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Christa Giles

Christa Giles shares her design process for Asher in the following post, which you can also find on her blog. She has contributed many wonderful designs to Twist Collective, including Boundless and Lara. The lovely photos of the purple version of this cozy jacket were taken by Andrew Ferguson- Christa did a skills trade with him for American Sign Language basics! You can find out more about Andrew's work here.

Asher in Twist

This is Asher, from Twist Collective’s Fall 2011 issue, find it on Ravelry here.

Asher came to life after a trip to Portland in June 2010, with an hour (possibly more) spent at Yarnia combining a bunch of thin strands of yarn together to make myself a custom blend of chunky goodness. I didn’t have a plan for it at the time aside from “big cozy sweater” but swatching with it while on the train ride home eventually suggested that it liked the slip-stitch rib pattern I used for a simple scarf design, Picker’s Delight.


I also realized that the second yarn I had created at Yarnia, a blend of smooth strands that made a worsted weight yarn, coordinated nicely with its chunky sibling, and I started playing with combinations. Eventually, the yoke design was born, with garter stitch, concentric increases, and contrast piping to separate each ring. A needle size change helped the garter move smoothly into the slip-stitch rib, and I was off!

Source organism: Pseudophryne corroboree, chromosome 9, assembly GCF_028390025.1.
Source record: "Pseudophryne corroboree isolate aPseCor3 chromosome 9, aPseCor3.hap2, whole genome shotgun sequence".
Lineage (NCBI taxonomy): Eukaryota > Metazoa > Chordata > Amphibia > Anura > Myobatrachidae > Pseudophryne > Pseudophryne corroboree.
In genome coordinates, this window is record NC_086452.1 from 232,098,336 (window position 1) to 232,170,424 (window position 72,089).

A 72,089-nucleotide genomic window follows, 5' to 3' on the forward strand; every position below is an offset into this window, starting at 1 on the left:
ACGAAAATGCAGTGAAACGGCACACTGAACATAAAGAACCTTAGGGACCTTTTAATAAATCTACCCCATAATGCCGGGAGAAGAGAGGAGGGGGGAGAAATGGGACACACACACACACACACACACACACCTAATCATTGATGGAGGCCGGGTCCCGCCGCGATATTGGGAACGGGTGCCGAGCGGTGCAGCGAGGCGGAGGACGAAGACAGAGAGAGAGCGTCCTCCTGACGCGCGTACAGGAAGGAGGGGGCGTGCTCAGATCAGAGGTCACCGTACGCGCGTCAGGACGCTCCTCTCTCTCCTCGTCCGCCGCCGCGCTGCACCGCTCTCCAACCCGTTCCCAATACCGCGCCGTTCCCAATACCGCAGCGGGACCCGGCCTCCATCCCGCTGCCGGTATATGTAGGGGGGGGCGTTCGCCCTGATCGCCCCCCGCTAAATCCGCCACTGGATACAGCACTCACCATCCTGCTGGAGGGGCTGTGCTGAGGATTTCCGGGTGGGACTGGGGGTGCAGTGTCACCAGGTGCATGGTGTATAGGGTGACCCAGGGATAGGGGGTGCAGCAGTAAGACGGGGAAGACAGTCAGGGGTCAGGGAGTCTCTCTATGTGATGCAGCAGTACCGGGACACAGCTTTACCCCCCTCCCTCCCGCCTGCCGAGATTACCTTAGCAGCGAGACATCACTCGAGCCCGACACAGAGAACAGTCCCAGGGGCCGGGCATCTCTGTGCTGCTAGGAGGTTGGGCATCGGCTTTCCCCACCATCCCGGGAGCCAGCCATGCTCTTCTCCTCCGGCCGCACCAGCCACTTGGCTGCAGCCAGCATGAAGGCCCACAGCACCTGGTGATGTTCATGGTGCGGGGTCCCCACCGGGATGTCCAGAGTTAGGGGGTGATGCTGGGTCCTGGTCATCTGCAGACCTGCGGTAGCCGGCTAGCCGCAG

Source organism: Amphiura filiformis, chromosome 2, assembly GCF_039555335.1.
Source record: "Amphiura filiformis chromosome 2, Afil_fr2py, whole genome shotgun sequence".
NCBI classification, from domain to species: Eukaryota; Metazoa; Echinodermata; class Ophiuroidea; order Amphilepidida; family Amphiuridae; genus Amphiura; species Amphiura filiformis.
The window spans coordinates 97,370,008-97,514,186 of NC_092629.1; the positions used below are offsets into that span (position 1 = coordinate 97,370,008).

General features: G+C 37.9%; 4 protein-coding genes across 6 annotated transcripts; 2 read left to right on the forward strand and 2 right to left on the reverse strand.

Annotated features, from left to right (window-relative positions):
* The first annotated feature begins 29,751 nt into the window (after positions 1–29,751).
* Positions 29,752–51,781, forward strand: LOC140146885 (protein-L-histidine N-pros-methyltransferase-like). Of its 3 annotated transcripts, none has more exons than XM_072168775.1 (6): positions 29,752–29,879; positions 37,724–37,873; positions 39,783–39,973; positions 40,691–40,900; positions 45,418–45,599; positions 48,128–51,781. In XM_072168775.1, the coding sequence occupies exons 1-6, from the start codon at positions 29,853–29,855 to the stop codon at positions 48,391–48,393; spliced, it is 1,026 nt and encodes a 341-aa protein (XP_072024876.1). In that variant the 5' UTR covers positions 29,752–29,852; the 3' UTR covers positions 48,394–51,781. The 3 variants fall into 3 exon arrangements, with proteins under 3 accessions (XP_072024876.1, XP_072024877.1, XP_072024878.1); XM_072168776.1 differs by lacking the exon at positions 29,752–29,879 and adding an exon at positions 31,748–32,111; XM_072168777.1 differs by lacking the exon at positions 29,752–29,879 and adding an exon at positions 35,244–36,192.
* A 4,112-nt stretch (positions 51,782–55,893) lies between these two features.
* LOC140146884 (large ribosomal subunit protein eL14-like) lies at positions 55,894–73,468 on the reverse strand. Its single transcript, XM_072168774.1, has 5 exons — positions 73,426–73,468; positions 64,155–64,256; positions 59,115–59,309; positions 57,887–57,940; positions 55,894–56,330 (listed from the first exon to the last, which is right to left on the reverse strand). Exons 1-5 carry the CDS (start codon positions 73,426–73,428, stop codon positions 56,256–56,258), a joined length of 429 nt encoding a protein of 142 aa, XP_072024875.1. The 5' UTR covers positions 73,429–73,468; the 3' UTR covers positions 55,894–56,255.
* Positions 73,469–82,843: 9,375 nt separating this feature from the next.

First Version

Okay, truth? That sweater is still in that state of in-completion. When I got the thumbs-up from Twist Collective after submitting this photo and sketch, I did my usual squeal and happy dance, and then promptly sought out a more commercially available yarn that would work. A shipment of Cascade 220 had been delivered to Three Bags Full, and in the process of unpacking, pricing, and stocking the new colours, this purplish grey caught my eye and stuck. The purplish brown was a good choice for the contrast trim, and both came home with me that night.

Second Version

The biggest difference between my second prototype and the sample for the magazine? Weight. Cascade 220 held doubled is HEAVY… which can be pretty wonderful if you think that heavy + warm = perfect (I do!), but the gorgeous Berkshire Bulky from Valley Yarns knit up into a light and lofty sweater that would still trap heat but rest more easily on one’s shoulders! I loved the colour combination that Kate sent me, and was happy to knit the sample version as soon as mine was off my needles.

Side View

In case you can’t see it in the design lines, I was pretty inspired by Elizabeth Zimmerman. Her love of the knit stitch calls to me. Because I knit continental style, the slipped-rib pattern used here doesn’t feel at all like working a purl stitch.  Jared Flood's version of her Tomten design was also in the back of my head - I love the contrast shoulder lines he created!

Some mods: my prototype has all of the contrast lines done as piping: four rows of stockingette stitch with a single strand of Cascade 220 which are then closed to make a rounded trim line (see Piper and Lallans for more of this accent), and a row of piping on the back of the hood just before the shaping begins. I designed a tab for the back, but haven’t actually sewn this on yet! Also since I’m on the busty side (in case you hadn’t noticed from that photo!), I shifted the break for the sleeves back a little bit on each side, so the front width is wider than the back width.

Two Ashers

Vancouver has been having a wonderful Autumn, with many days of crisp sunshine and cool evenings spaced between the rainy drizzle that we know and love (or at least accept..), and Asher is the perfect outer layer to pop on over a tshirt and still be snuggly warm. I love the giant pockets and hood in this weather, and am designing more sweaters with these features!

Sleeve and Pocket Detail